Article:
Audio Summoned Flesh
Tower of Doom
Audio Summoned Flesh
Company: Tower of Doom Records
Genre: Progressive thrash
Reviewer: Hail and Kill
Sin's monster of a debut has something for everybody.
The next time you wonder how many bands from South East Asia you know, let Sin be the first name that's broadcasted inside your brain. For the majority of aspiring artists out there, releasing a first album is a milestone whose rewards are far less tangible than most investments. Oftentimes the material of your first try is unfocused, uninspired, and plain unprofessional; but not Sin.
Because their opening salvo at a lasting legacy, one "Audio Summoned Flesh," is such a punishing Heavy Metal romp, your ears WILL be ringing once the last song "Regeneration" falls silent. Blessed by near-flawless production and the band's unique take on extreme metal--this weird mixture of the Progressive stuff and Thrash--the whole of "Audio Summoned Flesh" is so humongous, you're left in awe.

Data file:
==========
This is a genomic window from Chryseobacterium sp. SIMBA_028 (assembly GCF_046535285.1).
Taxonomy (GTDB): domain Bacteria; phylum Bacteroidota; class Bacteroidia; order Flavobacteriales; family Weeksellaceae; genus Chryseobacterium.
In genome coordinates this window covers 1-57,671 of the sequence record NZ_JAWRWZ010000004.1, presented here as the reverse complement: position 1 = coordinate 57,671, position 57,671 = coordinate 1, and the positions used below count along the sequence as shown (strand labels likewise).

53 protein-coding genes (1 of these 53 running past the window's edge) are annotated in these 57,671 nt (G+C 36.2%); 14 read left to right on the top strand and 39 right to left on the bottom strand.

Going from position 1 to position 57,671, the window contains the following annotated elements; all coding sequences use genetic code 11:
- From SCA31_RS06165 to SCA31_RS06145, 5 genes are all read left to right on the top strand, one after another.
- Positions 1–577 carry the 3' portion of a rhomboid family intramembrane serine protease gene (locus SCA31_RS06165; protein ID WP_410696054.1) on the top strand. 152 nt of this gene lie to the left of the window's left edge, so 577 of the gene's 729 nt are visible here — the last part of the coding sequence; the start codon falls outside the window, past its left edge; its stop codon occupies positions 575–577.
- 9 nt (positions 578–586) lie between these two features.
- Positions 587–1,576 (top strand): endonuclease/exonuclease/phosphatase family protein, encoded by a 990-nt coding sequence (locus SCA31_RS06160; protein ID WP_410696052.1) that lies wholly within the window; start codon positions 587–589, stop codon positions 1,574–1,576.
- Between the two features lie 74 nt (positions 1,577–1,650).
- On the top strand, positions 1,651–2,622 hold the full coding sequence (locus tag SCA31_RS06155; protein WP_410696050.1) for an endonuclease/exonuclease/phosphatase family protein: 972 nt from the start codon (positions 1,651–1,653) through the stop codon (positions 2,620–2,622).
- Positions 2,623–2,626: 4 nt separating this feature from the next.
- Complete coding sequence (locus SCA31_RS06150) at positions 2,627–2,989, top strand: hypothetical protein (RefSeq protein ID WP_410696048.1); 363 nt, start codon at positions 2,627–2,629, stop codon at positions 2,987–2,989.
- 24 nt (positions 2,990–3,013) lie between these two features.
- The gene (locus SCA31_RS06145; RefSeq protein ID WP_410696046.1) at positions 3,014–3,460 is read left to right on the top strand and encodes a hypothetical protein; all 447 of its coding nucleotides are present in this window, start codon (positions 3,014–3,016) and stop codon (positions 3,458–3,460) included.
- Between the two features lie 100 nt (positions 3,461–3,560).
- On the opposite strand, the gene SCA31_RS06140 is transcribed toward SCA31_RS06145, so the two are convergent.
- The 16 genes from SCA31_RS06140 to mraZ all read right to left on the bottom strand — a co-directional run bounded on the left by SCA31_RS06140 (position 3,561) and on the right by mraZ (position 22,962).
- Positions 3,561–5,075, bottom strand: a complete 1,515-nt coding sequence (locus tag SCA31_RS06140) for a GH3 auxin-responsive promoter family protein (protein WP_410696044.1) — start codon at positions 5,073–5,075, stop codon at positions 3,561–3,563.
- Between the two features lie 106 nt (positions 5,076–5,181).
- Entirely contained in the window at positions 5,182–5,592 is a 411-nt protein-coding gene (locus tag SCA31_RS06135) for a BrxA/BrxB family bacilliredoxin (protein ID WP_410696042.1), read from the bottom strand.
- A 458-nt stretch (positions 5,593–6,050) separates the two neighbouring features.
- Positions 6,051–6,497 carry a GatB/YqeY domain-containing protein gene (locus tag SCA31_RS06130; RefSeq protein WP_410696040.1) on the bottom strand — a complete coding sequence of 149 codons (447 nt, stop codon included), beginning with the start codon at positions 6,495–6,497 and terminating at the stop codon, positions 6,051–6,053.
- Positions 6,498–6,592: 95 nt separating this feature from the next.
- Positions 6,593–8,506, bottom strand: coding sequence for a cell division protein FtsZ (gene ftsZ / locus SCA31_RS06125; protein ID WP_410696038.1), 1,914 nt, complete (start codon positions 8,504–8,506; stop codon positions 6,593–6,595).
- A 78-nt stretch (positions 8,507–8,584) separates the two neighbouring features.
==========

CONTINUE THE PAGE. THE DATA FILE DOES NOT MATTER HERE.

Was that just two paragraphs of cheap praise? As hard as it is to believe, the band deserves it. They've stewed in their own scene for years, played in more dives than most others would endure, and carefully pieced together the material on this album for just as long. For Sin's homegrown fans, the anticipation was unbearable. What passes for a metal scene in the Philippines was abuzz for months.
Now it's out and everyone who waited for its release enjoyed it. It's time you did too. Opener "Amorphosis" is Gothenburg Death Metal you wouldn't mind hearing over and over again, but the album only gets into gear at the hammering title track, which is relentless in its delivery of crushing riffs, harsh vocals, and melody. While some songs do run a tad long and uneasily twists here and there, the best "Audio Summoned Flesh" has to offer are "Burning Hour," the breathtaking instrumental "Deathillion 2" and the mathematically-tinged "Psychometric Equation."
Packing hefty doses of classic guitar soloing, mind-bending grooves, a huge drum sound, and epic choruses, Sin's monster of a debut has something for everybody. Whether you ultimately like it or not is up to you.
Now the next time you wonder if there are any good South East Asian Metal bands, think one word--Sin.